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Panic Attacks and Panic Disorder - What Happens

A first panic attack often starts without warning during an ordinary activity such as shopping or walking down the street.

  • You may become confused and think you are "going crazy." You may feel like something terrible is going to happen.
  • You may feel a strong need to leave the area and go to a place that feels safe, such as your car or home.
  • You may also have physical symptoms such as shortness of breath, a pounding heart, or chest pain. It is common to think that you are having a heart attack and to seek treatment in a hospital emergency room.

The intensity of these symptoms usually peaks within 10 minutes.

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For many people, the first panic attack may occur a stressful time. It may happen during a life-threatening illness or accident, the loss of a relationship, or separation from family. A woman may have her first panic attack after she gives birth.

It is also possible for a first panic attack to be caused by a drug reaction or a reaction to nicotine or caffeine. But after the situation that caused the first panic attack is resolved, attacks may continue.

Panic disorder

Common traits in panic disorder include:

Recurrent panic attacks can be mild to severe. They may continue for years, especially if you also have agoraphobia (avoiding places where you fear another attack will occur). You may have long periods of time without panic attacks. And you may have other periods of time when attacks occur often.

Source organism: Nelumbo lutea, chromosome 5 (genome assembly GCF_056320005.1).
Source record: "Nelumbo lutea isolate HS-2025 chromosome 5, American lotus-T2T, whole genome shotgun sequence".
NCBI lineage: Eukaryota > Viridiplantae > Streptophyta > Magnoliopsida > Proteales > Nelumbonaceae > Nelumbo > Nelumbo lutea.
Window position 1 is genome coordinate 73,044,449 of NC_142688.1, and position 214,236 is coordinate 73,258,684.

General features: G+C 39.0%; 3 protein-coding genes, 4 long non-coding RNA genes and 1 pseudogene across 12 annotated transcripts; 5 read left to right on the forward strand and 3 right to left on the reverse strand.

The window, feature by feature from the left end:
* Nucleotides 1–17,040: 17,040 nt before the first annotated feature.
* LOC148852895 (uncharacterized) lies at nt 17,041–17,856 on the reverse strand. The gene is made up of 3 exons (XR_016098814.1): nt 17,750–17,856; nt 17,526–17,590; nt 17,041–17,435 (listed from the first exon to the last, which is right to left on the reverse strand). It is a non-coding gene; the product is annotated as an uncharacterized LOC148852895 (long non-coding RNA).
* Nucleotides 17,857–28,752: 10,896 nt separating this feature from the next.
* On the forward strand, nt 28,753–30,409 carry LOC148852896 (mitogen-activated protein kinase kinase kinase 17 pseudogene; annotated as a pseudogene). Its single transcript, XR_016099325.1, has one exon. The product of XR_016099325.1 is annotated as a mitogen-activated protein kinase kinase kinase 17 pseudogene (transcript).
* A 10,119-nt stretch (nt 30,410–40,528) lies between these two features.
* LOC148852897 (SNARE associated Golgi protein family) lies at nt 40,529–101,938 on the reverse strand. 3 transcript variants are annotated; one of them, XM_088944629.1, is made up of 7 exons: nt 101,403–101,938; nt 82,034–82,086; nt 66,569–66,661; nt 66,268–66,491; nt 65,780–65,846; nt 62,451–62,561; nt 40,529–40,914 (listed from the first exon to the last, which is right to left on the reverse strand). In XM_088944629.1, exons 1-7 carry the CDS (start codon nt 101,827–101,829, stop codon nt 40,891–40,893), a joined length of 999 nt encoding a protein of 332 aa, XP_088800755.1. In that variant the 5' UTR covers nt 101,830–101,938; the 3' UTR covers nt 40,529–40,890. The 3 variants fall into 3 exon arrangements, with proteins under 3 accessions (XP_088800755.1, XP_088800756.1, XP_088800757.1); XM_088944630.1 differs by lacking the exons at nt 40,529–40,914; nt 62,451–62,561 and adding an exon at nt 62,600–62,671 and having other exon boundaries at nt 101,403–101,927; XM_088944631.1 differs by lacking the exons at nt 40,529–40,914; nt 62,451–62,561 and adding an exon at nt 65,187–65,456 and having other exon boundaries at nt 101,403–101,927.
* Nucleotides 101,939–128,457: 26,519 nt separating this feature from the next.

You may need longer or different treatment if you have both panic disorder and agoraphobia. You may also have other conditions linked with panic disorder and panic attacks, such as drug or alcohol problems, depression, or other mental health disorders. You will need treatment for these conditions.

Panic disorder may last a lifetime, but its symptoms can be controlled with treatment. Most people who have panic disorder get better with treatment. They are able to get back to a normal lifestyle. But relapse can occur, especially if treatment is stopped too soon.

    This information is produced and provided by the National Cancer Institute (NCI). The information in this topic may have changed since it was written. For the most current information, contact the National Cancer Institute via the Internet web site at http:// cancer .gov or call 1-800-4-CANCER.

    WebMD Medical Reference from Healthwise

    Last Updated: May 17, 2013
    This information is not intended to replace the advice of a doctor. Healthwise disclaims any liability for the decisions you make based on this information.
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